A Multidimensional Approach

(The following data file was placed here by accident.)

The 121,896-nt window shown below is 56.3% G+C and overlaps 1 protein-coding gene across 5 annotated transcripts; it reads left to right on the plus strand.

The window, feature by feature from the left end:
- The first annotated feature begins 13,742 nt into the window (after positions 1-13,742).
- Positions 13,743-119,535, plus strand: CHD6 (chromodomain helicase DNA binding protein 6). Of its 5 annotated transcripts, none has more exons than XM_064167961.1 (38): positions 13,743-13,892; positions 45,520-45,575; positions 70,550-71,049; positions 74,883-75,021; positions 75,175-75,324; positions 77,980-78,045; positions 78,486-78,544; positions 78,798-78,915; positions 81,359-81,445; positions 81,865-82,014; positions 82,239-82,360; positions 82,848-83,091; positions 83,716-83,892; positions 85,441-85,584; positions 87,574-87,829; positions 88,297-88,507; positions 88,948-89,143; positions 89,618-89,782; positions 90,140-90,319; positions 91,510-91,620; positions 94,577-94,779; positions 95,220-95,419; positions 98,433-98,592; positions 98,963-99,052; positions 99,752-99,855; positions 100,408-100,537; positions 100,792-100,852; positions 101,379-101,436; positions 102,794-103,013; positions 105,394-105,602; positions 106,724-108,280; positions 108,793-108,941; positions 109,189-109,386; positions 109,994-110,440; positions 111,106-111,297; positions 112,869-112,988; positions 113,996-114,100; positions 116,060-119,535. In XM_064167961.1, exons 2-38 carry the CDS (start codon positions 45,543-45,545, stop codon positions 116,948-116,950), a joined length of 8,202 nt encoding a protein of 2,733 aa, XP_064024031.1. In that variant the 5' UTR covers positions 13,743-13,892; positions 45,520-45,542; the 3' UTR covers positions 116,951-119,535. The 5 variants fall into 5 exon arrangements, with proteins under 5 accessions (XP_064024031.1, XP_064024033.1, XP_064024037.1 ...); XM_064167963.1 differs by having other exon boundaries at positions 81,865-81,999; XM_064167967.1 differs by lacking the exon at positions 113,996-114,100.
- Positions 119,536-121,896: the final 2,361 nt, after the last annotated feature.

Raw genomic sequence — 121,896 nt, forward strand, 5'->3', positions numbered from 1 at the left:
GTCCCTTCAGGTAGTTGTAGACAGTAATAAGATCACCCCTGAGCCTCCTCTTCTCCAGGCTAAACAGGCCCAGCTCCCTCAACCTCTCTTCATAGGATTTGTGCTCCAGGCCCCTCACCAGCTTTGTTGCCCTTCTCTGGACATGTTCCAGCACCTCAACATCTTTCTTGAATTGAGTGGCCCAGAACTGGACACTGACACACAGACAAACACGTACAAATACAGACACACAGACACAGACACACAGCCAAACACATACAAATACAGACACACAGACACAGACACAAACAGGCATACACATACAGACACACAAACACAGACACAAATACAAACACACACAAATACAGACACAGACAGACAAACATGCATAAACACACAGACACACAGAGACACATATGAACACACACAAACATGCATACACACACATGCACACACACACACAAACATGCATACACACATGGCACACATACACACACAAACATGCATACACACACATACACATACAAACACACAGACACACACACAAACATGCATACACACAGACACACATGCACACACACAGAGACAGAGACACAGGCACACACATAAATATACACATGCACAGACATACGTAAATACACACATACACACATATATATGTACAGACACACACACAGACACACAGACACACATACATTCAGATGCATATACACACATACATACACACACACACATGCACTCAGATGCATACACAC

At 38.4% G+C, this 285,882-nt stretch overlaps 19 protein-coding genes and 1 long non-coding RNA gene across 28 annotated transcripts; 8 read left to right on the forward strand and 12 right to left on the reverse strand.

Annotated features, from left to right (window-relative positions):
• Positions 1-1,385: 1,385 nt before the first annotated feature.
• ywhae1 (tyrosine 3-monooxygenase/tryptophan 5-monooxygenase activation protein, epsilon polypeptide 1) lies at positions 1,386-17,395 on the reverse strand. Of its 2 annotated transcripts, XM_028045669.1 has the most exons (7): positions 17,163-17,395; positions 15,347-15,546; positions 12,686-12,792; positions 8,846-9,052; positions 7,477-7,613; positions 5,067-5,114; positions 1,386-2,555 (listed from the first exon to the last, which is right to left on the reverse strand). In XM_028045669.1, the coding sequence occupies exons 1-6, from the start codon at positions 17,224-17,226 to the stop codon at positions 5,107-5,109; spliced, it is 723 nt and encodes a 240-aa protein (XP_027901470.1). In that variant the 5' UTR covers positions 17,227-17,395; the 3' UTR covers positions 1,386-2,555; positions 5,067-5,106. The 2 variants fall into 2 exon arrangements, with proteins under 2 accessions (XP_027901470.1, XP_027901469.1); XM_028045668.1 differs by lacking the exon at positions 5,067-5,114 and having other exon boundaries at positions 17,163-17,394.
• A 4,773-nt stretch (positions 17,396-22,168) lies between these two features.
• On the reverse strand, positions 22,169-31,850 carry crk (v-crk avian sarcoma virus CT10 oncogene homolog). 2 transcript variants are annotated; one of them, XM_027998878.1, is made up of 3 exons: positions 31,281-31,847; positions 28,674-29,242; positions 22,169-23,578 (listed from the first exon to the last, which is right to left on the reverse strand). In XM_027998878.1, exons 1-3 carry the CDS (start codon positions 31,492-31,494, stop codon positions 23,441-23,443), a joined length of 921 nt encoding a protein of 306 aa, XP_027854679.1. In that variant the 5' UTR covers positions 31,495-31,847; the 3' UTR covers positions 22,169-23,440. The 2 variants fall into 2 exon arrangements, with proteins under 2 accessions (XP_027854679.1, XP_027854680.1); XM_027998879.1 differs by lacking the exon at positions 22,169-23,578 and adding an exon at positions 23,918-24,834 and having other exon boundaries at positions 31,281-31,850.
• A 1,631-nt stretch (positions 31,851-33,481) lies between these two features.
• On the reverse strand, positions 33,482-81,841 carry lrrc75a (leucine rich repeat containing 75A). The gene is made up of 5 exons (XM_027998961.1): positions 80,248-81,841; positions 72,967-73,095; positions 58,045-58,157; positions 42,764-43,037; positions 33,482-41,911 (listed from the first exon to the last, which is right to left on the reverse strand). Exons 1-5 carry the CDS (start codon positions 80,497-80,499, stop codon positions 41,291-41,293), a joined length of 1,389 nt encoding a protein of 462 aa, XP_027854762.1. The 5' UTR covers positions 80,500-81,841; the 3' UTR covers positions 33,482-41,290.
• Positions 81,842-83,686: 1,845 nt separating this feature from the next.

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A Multidimensional Approach Education and intelligence are two subjects, when combined, creates many issues, much controversy, which motivates research. Over the past century, the dynamics of the issues concerning intelligence, intelligence testing and education have changed drastically. The relationship between intelligence theory, testing and education has proceeded to become a highly sophisticated multidimensional approach emphasizing the explanation of differences in cognitive functioning and treatment of learning disabilities. The technical, more advanced multidimensional approach to intelligence provides school psychologists, as well as teachers, with useful information necessary for a more optimistic future in education. The transformation of theory, testing and educational practice and policy is a product of an outdated conceptualization of intelligence. Old conceptualizations were limited to a unidimensional approach, focusing on predictions of academic success, paying no attention to explanation or treatment. This view challenges the traditional methods of teaching and assessing students because, traditionally, all students are taught and assessed the same way. Today in the United States a free and appropriate education is available to everyone under the age of 21. “Only recently – indeed, only in the past century – have societies advanced the notion that every individual in a community should be educated” (Gardner, Kornhaber & Wake 1996). Furthermore each state has set mandates specifying what is appropriate by outlining requirements and standards each student is expected to obtain. For those students who are at risk of failure or students who are suspected of a learning disability are required by the ... ... middle of paper ... ...996). Intelligence Multiple Perspectives. Philadelphia: Harcout Brace College Publisher. Heller, K. A., Holtzman, W. H., & Messick, S. (Eds). (1982). Placing children in special education: A strategy for equity. Washington, DC: National Academy press. Heward, W.L., (1996). Exceptional Children An Introduction to Special Education Fifth Edition. Columbus, Ohio: Merrill. Kranzler, J.H., (1997). Educational and Policy Issues Related to the Use and Interpretation of Intelligence Test in the Schools. School Psychology Review, 26, 150-162. Reschly, D. J., (1997). Utility of Individual Ability Measures and Public Policy Choices for the 21ST Century. School Psychology Review, 26, 234-241. Sadker, D.M., Sadker, M.P., (1997). Teachers, Schools, and Society Fouth Edition. New York: The McGraw-Hill Companies Inc. http://www.ips.k12.in.us/mskey/

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